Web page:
The Mekong River Basin can be divided into two sections. The Upper Mekong Basin comprises an area in China where the Mekong is known as the Lancang River, which makes up 24% of the total Mekong Basin (190,800 km2). The Lower Mekong Basin comprises the area downstream of the border between China and Lao PDR.
Upper Mekong River Basin
The Tibetan Plateau extends over 2.5 million km2, of which about 316 km2 drain into the headwaters of the Mekong River. Located at 5,160 m above sea level, the plateau is the source of the Mekong and the most densely glaciated region on earth.
Three Rivers Area
The Three Rivers Area is a rugged mountainous region in China where the Mekong runs alongside two of the region’s other great rivers: the Salween and the Yangtze. Separated from the other rivers by high mountain ranges, the Mekong flows through a deep ravine, with no significant tributaries in this stretch.
Located south of the Three Rivers Area, this highland and plateau area in China is still relatively elevated (2,000-3,000 m above sea level), transitioning to mid- and lowland reaches as the Mekong flows down a steep gradient, broadening as it goes. Small tributary catchments drain into the river from both sides of the mainstream.
Lower Mekong Basin
The Lower Mekong River Basin is functionally subdivided into four geographic regions. With a total catchment area of about 571,000 km2, the basin covers a large part of northeastern Thailand, almost the entire countries of Lao PDR and Cambodia, and the southern tip of Viet Nam.
The Northern Highlands form the upland region, covering northeastern Myanmar, northern Thailand and the northern areas of Lao PDR. Large tributaries, including the Nam Ta, Nam Ou, Nam Soung and Nam Khan, enter on the Mekong’s left bank, while the Nam Mae Kok and Nam Mae Ing enter on the right bank.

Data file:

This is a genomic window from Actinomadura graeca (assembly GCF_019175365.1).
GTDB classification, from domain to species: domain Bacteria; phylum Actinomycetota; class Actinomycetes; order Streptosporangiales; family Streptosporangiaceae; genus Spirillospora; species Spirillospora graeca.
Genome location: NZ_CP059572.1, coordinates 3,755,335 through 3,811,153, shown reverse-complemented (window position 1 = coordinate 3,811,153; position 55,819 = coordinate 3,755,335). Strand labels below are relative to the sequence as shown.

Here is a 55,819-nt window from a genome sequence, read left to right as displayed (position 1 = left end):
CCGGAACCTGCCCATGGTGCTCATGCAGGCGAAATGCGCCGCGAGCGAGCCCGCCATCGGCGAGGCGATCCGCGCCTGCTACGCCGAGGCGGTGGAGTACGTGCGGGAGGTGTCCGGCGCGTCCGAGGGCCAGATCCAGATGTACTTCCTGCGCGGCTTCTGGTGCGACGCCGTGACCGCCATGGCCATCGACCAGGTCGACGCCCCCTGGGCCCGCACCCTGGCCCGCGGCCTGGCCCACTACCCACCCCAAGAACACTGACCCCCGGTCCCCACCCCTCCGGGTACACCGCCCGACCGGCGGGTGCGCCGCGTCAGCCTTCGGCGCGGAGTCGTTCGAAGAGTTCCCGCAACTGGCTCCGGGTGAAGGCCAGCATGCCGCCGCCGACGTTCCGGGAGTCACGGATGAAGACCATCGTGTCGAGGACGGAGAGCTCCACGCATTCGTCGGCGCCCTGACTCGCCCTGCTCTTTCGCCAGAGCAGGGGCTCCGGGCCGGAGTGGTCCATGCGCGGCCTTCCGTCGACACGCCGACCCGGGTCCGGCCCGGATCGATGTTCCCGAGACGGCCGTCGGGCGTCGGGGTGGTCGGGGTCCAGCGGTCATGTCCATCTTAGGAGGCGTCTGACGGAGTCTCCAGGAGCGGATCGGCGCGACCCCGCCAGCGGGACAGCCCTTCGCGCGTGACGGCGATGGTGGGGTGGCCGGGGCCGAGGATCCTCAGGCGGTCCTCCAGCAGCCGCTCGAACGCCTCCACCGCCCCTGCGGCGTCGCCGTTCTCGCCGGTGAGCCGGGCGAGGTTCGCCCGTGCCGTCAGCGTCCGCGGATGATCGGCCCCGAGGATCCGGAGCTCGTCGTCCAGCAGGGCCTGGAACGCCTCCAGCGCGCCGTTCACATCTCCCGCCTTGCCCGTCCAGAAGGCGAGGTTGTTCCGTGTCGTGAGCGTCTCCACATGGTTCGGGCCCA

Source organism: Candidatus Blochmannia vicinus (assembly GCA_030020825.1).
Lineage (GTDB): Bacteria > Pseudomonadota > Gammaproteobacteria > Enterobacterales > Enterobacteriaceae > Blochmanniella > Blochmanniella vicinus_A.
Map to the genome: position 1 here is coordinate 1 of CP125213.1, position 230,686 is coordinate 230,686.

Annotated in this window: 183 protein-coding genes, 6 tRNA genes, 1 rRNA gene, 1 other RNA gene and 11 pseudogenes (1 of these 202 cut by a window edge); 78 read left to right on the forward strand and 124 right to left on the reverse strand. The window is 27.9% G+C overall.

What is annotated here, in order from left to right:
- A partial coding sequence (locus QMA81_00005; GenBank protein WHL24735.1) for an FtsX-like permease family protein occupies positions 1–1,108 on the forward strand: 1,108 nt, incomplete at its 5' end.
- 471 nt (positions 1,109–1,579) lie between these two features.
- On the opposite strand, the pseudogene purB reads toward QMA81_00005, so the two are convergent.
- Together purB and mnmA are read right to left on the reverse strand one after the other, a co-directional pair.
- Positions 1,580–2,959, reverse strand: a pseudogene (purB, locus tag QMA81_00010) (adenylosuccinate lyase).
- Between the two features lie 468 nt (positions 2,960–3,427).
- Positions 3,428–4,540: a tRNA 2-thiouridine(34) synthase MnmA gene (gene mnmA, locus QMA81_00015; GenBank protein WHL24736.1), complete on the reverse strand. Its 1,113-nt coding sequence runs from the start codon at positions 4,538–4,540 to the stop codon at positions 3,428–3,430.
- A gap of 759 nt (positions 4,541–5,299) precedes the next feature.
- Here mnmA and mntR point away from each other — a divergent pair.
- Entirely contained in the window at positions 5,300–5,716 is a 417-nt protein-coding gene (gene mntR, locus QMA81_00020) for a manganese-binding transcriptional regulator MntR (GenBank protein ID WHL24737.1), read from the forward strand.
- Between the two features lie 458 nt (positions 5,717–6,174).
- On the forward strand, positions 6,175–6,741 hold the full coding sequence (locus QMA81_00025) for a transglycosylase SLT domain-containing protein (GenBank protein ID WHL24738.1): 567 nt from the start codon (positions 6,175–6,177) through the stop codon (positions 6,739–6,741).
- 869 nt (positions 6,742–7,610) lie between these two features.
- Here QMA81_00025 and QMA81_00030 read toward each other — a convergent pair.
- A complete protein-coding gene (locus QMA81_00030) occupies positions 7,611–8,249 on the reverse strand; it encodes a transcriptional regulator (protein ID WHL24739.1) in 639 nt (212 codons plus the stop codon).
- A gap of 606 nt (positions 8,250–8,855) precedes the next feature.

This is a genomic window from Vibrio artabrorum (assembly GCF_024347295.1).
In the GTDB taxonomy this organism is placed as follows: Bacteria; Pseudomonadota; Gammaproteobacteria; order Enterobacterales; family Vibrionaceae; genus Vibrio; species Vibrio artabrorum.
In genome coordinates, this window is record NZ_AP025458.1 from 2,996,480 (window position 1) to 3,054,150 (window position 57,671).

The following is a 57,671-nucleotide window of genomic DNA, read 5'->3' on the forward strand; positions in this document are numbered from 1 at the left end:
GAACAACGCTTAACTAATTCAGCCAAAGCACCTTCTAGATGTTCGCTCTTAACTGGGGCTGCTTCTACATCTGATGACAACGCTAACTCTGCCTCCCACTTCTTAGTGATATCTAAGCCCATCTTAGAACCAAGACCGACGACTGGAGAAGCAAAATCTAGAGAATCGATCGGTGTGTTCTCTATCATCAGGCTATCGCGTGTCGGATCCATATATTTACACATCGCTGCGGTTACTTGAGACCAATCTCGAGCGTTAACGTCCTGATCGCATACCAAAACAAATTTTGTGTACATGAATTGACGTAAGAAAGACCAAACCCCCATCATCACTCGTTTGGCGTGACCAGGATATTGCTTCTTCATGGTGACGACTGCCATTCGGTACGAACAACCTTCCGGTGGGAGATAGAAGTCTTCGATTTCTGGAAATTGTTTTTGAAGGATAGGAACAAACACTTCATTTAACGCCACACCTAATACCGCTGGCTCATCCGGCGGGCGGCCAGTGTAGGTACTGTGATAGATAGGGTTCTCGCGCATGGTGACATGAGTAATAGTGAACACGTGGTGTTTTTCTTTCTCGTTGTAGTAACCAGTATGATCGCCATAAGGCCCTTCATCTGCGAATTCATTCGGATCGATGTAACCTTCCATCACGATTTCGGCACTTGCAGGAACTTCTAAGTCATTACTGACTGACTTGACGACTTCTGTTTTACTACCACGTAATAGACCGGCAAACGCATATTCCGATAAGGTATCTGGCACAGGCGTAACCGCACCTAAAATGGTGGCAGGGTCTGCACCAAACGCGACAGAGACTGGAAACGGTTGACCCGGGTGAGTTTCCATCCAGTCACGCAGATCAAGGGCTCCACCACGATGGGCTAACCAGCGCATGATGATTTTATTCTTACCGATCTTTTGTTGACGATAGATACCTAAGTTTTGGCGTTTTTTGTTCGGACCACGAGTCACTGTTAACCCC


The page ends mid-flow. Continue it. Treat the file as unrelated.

Lying largely within northeastern Thailand, the Khorat Plateau is a vast, low-lying terrain consisting mainly of sediment and eroded bedrock and surrounded by a rim of highly resistant sandstone. Here the Mekong River is joined by the Songkhram and Mun Rivers on the right bank and the Nam Ca Dinh, Se Bang Fai, and Se Bang Hiang Rivers on the left bank.
Tonle Sap Basin
The Mekong River flows through a broad valley to the east of the Khorat Plateau and enters the Tonle Sap Basin just north of Pakse. The Tonle Sap Basin is a large alluvial plain surrounded by hills. At the southern end of the basin, the mainstream breaks up into a complex network of channels that branch off and reconnect. The western and central parts of the Tonle Sap Basin make up the Great Lake.
The Great Lake
Located in the Cambodian floodplains, the Tonle Sap Lake or Great Lake is the largest freshwater body in Southeast Asia.
During the dry season, the Great Lake drains into the Mekong River via the Tonle Sap River. During the wet season, the high flows in the Mekong River cause the Tonle Sap River to reverse its flow direction to flood the Great Lake. During the peak of the flood season, the Great Lake’s surface area increases six-fold, from around 2,500 km2 to around 15,000 km2, and its volume increases from around 1.5 km3 to around 60-70 km3. At the end of the wet season, the flow of the Tonle Sap River reverts to the downstream direction, draining excess water off the inundated floodplain surrounding the Great Lake.
This hydrological cycle supports the lake’s rich biodiversity, including fish, wildlife and plants on which many local communities rely for their livelihoods. For example, in Cambodia, 40% of the population depends on the Great Lake and its floodplains for both income and food supply.
Near the Cambodian capital Phnom Penh, the Bassac River, the largest distributary river channel, splits from the mainstream, marking the beginning of the Mekong Delta. Along their course, the Mekong and Bassac Rivers branch off into numerous smaller watercourses, and the delta expands to form a wedge-shaped plain that covers an area of 62,520 km2.